Since its original publication in 1981, When Bad Things Happen to Good People has brought solace and hope to millions of readers and its author has become a nationally known spiritual leader.
Author: Margaret Brownley
The loss of a loved one is devastating, and the grief that follows is often crippling. While modern Western culture has adopted an aren't-you-over-it-yet? attitude toward death and the grief it brings, the grieving process can take years.
Weeks and months go by with no visible improvement. We might even wonder if God has forsaken us. Then one day it happens: We laugh. We feel connnected, restless, maybe even hopeful. We're no longer consumed by our loss, and our thoughts turn outward. These are the first signs of healing.
Though the tendency in our fast-paced society is to suppress our grief or ignore it all together, Grieving God's Way inspires a different course of action. In this 90-day devotional Margaret Brownley provides the framework for a methodical grieving process that follows God's plan.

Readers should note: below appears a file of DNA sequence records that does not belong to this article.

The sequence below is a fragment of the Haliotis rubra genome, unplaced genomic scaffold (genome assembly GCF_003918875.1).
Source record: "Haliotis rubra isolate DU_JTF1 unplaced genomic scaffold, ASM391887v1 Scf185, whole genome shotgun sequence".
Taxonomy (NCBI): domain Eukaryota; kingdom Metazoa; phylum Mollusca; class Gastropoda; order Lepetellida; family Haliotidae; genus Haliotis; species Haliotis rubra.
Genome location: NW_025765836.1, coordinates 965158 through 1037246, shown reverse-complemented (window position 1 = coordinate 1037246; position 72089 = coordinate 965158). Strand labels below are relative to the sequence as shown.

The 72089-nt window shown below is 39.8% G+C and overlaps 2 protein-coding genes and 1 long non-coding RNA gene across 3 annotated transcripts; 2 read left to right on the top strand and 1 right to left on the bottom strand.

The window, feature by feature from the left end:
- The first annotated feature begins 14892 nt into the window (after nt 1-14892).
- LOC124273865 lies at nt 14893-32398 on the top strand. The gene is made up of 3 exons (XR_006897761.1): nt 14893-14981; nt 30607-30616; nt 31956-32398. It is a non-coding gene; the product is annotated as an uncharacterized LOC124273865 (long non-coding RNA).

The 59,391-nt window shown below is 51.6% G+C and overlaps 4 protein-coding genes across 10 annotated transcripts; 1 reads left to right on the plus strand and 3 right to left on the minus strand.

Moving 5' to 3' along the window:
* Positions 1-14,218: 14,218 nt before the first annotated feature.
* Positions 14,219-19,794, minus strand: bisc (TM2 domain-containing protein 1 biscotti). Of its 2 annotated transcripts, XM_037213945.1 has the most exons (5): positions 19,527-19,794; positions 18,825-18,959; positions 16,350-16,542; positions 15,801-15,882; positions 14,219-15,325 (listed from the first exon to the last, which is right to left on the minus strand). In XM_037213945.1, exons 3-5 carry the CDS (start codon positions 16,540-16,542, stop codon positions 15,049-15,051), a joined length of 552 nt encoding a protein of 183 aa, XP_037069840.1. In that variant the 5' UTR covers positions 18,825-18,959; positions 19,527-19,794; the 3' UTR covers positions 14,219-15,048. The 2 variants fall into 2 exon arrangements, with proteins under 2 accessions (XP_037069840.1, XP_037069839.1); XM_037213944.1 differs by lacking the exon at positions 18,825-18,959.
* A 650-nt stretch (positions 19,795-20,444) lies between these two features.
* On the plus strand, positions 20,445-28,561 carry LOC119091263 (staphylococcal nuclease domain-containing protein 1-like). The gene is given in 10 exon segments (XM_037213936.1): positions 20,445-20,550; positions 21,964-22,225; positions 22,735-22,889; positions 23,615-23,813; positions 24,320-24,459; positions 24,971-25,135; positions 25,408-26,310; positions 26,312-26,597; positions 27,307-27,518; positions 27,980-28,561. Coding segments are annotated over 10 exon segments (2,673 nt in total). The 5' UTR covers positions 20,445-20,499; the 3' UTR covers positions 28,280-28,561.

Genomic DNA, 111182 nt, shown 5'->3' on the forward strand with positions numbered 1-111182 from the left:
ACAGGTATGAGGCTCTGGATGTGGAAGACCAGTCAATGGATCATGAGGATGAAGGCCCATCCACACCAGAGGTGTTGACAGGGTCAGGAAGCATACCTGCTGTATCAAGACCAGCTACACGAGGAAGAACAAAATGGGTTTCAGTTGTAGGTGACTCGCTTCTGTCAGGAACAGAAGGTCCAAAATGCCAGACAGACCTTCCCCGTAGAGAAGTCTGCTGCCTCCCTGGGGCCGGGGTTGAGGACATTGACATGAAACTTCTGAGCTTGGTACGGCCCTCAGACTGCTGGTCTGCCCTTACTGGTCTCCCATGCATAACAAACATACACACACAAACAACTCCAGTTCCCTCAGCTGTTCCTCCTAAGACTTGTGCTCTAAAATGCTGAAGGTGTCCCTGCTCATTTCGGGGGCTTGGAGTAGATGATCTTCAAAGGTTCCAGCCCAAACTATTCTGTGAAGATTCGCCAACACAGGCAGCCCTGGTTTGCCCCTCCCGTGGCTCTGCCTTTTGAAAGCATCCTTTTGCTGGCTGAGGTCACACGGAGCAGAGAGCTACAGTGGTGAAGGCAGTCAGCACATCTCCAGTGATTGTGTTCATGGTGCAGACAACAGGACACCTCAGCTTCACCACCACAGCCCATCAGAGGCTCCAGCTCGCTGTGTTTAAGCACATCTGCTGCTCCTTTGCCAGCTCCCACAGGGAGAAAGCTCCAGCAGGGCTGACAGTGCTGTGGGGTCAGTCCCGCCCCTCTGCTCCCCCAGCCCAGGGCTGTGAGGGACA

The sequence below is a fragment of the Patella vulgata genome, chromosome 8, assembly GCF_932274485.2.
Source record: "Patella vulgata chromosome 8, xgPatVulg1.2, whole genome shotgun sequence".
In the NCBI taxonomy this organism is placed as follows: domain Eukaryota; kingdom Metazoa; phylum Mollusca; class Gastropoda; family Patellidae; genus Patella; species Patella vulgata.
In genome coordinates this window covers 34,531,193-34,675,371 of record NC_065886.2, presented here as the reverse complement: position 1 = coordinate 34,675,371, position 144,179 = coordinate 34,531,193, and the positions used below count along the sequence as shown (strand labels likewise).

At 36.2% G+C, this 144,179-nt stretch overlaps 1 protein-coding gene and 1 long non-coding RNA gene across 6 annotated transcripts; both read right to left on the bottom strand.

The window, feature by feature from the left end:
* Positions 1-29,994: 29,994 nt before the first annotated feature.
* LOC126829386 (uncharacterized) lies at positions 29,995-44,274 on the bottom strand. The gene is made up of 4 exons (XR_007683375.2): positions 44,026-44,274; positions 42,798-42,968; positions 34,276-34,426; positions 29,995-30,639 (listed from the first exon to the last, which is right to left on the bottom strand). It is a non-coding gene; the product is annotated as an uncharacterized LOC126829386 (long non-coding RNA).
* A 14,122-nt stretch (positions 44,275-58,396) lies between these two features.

Grieving God's way requires us to trust that He will lead us through the darkness, heal our pain, take away our weariness, and fill our hearts with hope, peace, and new purpose. From defining what grief is to validating its importance, Brownley gives us the components necessary to find God within our sorrow and grieve with Him.
Divided into four sections, Grieving God's Way offers insight into healing our grieving body, soul, heart, and spirit. Infused with scriptures and inspirational haiku by Diantha Ain, this book motivates us to shift our grieving from man's way to God's way. . . slow and often invisible but with truly amazing results.
So how long does it take to grieve? As long as it takes God to heal.
Author: Karen Eden Herdman
This is the journey of five individuals who have survived the loss of a loved one by suicide....some are survivors by decades. In this book, these survivors will talk about going through this life-changing ordeal and the effects it had on them personally. They will also give details of what go them through it, when it seems they felt a sense of happiness again, and at what point their lives took on a sense of "normalcy" once more.
Author: Holly Moore
This is a book of poetry expressing my own experiences with the 5 phases of grief after my son committed suicide. I hope it provides, hope, compassion, and inspiration during your time of sorrow. For more about my journey dealing with Joshua's death, please visit my website at Suicide-Survivors.com - Holly P. Moore